Apri birth control has an impressive track record of pregnancy prevention. In a clinical trial, only 10 pregnancies were reported out of 1,195 Apri users.
All in all, Apri has a 99% success rate. Accounting for imperfect use and human error, the failure rate of Apri remains at a low 5%.
Apri, like most combination birth controls, cannot prevent or protect against STDs or HIV (AIDS). If you or your partner has been diagnosed with one of these conditions, you’ll need to use a condom to protect against infection.
What are the side effects of Apri?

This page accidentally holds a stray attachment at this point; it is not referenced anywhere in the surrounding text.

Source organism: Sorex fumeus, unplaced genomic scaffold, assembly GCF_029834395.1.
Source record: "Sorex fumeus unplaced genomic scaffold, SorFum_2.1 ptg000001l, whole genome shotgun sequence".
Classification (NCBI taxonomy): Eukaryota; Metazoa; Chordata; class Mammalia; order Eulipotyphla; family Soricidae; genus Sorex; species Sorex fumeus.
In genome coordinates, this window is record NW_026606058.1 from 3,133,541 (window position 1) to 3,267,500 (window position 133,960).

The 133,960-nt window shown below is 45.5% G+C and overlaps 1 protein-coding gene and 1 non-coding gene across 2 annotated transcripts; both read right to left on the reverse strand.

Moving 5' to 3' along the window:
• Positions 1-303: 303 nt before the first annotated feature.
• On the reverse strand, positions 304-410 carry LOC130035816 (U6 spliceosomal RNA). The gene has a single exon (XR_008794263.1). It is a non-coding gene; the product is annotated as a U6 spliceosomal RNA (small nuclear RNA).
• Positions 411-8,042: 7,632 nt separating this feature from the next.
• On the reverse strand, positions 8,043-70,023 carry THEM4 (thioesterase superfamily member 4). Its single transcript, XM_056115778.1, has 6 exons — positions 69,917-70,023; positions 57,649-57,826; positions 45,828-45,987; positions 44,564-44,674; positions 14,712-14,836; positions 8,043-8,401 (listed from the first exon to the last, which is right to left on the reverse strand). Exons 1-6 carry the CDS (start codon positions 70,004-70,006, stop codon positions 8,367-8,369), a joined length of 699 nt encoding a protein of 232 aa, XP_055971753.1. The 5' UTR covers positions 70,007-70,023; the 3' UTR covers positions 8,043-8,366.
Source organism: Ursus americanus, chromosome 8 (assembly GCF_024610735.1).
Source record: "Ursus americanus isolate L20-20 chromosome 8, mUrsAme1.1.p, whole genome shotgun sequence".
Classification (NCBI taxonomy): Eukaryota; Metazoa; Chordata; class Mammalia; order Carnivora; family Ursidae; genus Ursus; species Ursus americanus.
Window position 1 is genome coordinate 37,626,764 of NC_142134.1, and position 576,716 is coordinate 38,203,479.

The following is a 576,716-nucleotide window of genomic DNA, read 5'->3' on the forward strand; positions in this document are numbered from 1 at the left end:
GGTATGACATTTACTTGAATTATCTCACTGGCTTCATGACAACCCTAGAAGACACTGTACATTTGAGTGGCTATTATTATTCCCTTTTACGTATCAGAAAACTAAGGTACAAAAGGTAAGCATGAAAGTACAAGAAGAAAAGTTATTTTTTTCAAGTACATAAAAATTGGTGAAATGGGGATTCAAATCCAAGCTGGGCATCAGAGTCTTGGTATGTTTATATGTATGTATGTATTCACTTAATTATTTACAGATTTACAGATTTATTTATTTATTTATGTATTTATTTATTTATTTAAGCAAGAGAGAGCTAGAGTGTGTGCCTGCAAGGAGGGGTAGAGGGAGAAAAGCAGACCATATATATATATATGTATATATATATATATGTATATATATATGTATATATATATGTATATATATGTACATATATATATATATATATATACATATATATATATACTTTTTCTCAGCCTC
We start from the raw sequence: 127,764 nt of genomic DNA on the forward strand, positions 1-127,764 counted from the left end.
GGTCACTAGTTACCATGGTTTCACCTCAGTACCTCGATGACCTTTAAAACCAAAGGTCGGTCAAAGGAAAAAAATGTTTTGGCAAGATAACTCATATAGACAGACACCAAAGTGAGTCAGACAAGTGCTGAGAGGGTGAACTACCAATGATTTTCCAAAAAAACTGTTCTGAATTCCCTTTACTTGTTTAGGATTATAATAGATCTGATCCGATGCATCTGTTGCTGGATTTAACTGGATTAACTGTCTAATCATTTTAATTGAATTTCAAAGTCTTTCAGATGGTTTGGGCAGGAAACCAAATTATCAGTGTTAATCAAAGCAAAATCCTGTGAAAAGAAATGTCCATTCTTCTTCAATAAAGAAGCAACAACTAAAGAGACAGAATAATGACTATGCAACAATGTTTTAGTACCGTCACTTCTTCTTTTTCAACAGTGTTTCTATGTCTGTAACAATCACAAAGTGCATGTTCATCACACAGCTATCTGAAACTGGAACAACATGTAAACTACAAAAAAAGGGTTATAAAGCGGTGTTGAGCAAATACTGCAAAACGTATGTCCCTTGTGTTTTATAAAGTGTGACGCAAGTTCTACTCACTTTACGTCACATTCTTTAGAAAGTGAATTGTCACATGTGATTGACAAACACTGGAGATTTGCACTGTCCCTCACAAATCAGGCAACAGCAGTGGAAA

There are several side effects reported by people who use Apri:
Dry eyes (including contact lens intolerance)
Gastrointestinal discomfort (e.g., bloating)
Breast tenderness or enlargement
Weight gain or weight loss
Fluid retention, especially in the fingers or ankles (edema)
Does that mean you’ll experience all of these symptoms? Not at all. Side effects of Apri are unique to each individual. In most cases, the aforementioned side effects will dissipate once you’ve got your first 3 months of Apri under your belt.
While rare, the use of Apri is clinically associated with an increased risk of certain conditions. These include:
Blood clots in the legs or lungs
Liver tumors and increased risk of liver cancer
Lastly, combination birth control pills like Apri have been shown to interact with some anticonvulsants and may increase the risk of seizure in patients with epilepsy if the medications are taken together.